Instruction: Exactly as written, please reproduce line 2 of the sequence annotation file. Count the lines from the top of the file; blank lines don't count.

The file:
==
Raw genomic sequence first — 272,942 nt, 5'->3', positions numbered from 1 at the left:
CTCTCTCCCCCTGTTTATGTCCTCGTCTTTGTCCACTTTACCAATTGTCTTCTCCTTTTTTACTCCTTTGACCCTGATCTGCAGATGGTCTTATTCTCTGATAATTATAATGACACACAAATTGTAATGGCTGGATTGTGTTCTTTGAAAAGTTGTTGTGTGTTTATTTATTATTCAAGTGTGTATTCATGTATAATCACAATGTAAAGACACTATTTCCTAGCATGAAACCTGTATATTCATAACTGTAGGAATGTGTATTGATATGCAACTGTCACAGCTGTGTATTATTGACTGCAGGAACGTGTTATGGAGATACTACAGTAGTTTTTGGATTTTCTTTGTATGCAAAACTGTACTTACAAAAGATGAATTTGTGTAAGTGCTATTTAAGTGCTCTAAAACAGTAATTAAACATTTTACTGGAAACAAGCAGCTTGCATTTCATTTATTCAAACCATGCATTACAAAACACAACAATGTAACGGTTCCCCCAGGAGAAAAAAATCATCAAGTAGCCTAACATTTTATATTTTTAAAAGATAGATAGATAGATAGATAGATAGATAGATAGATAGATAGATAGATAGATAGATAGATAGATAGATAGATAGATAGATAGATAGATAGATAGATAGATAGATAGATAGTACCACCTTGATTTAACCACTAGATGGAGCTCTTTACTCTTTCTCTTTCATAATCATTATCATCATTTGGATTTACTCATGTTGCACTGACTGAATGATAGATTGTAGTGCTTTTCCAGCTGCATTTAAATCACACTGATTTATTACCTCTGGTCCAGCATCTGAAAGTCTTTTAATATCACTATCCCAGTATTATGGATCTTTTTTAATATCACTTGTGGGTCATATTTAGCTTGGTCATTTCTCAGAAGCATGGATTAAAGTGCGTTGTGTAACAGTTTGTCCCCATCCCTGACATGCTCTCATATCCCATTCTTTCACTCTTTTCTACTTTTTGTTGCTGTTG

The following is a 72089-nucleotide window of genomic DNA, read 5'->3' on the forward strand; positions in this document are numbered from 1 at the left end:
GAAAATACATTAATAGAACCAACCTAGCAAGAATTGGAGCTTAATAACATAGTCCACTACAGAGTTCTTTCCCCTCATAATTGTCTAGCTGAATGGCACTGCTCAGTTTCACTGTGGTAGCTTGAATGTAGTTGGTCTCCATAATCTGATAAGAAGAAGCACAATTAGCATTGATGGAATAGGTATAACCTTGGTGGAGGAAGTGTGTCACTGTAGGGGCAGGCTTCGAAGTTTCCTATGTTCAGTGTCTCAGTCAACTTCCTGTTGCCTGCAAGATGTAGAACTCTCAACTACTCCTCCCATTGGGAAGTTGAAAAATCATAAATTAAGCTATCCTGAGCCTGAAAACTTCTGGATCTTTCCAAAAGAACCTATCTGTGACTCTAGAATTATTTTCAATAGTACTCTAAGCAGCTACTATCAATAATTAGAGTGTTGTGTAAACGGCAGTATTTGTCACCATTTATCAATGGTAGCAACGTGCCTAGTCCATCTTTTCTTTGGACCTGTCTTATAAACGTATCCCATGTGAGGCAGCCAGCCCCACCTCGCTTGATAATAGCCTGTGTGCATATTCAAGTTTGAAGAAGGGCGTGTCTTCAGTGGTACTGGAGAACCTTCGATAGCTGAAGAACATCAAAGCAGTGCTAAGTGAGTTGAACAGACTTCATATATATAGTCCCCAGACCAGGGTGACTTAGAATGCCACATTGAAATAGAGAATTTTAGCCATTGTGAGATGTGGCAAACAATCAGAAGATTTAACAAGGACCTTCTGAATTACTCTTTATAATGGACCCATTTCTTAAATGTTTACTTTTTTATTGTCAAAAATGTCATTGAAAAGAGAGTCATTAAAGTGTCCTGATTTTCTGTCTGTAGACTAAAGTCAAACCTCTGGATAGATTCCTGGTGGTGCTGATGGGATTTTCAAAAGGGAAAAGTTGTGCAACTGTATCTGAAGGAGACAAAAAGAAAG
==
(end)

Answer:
CTCTCTCCCCCTGTTTATGTCCTCGTCTTTGTCCACTTTACCAATTGTCTTCTCCTTTTTTACTCCTTTGACCCTGATCTGCAGATGGTCTTATTCTCTGATAATTATAATGACACACAAATTGTAATGGCTGGATTGTGTTCTTTGAAAAGTTGTTGTGTGTTTATTTATTATTCAAGTGTGTATTCATGTATAATCACAATGTAAAGACACTATTTCCTAGCATGAAACCTGTATATTCATAACTGTAGGAATGTGTATTGATATGCAACTGTCACAGCTGTGTATTATTGACTGCAGGAACGTGTTATGGAGATACTACAGTAGTTTTTGGATTTTCTTTGTATGCAAAACTGTACTTACAAAAGATGAATTTGTGTAAGTGCTATTTAAGTGCTCTAAAACAGTAATTAAACATTTTACTGGAAACAAGCAGCTTGCATTTCATTTATTCAAACCATGCATTACAAAACACAACAATGTAACGGTTCCCCCAGGAGAAAAAAATCATCAAGTAGCCTAACATTTTATATTTTTAAAAGATAGATAGATAGATAGATAGATAGATAGATAGATAGATAGATAGATAGATAGATAGATAGATAGATAGATAGATAGATAGATAGATAGATAGATAGATAGATAGATAGTACCACCTTGATTTAACCACTAGATGGAGCTCTTTACTCTTTCTCTTTCATAATCATTATCATCATTTGGATTTACTCATGTTGCACTGACTGAATGATAGATTGTAGTGCTTTTCCAGCTGCATTTAAATCACACTGATTTATTACCTCTGGTCCAGCATCTGAAAGTCTTTTAATATCACTATCCCAGTATTATGGATCTTTTTTAATATCACTTGTGGGTCATATTTAGCTTGGTCATTTCTCAGAAGCATGGATTAAAGTGCGTTGTGTAACAGTTTGTCCCCATCCCTGACATGCTCTCATATCCCATTCTTTCACTCTTTTCTACTTTTTGTTGCTGTTG